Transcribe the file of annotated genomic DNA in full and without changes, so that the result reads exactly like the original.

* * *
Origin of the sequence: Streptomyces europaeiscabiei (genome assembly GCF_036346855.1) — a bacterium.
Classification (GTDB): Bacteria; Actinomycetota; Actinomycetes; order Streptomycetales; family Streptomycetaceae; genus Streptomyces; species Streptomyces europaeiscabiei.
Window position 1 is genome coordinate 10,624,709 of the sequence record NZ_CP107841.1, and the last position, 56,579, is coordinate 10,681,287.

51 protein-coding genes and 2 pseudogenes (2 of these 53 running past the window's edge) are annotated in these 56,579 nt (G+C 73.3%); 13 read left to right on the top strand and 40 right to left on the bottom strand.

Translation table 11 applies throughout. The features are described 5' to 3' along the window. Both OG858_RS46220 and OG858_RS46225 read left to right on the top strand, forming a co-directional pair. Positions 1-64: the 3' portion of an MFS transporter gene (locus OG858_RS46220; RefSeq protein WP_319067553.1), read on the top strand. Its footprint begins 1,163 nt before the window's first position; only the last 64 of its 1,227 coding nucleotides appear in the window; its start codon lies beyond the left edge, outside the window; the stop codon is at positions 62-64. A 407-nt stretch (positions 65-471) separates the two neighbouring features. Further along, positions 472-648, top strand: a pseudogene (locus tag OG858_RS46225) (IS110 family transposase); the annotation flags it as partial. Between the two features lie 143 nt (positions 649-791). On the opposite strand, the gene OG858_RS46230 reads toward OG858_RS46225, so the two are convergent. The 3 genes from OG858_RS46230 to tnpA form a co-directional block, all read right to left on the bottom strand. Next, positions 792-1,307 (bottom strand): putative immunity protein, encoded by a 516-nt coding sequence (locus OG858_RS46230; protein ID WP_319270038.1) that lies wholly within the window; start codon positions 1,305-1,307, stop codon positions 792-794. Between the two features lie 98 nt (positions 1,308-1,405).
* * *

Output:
Origin of the sequence: Streptomyces europaeiscabiei (genome assembly GCF_036346855.1) — a bacterium.
Classification (GTDB): Bacteria; Actinomycetota; Actinomycetes; order Streptomycetales; family Streptomycetaceae; genus Streptomyces; species Streptomyces europaeiscabiei.
Window position 1 is genome coordinate 10,624,709 of the sequence record NZ_CP107841.1, and the last position, 56,579, is coordinate 10,681,287.

51 protein-coding genes and 2 pseudogenes (2 of these 53 running past the window's edge) are annotated in these 56,579 nt (G+C 73.3%); 13 read left to right on the top strand and 40 right to left on the bottom strand.

Translation table 11 applies throughout. The features are described 5' to 3' along the window. Both OG858_RS46220 and OG858_RS46225 read left to right on the top strand, forming a co-directional pair. Positions 1-64: the 3' portion of an MFS transporter gene (locus OG858_RS46220; RefSeq protein WP_319067553.1), read on the top strand. Its footprint begins 1,163 nt before the window's first position; only the last 64 of its 1,227 coding nucleotides appear in the window; its start codon lies beyond the left edge, outside the window; the stop codon is at positions 62-64. A 407-nt stretch (positions 65-471) separates the two neighbouring features. Further along, positions 472-648, top strand: a pseudogene (locus tag OG858_RS46225) (IS110 family transposase); the annotation flags it as partial. Between the two features lie 143 nt (positions 649-791). On the opposite strand, the gene OG858_RS46230 reads toward OG858_RS46225, so the two are convergent. The 3 genes from OG858_RS46230 to tnpA form a co-directional block, all read right to left on the bottom strand. Next, positions 792-1,307 (bottom strand): putative immunity protein, encoded by a 516-nt coding sequence (locus OG858_RS46230; protein ID WP_319270038.1) that lies wholly within the window; start codon positions 1,305-1,307, stop codon positions 792-794. Between the two features lie 98 nt (positions 1,308-1,405).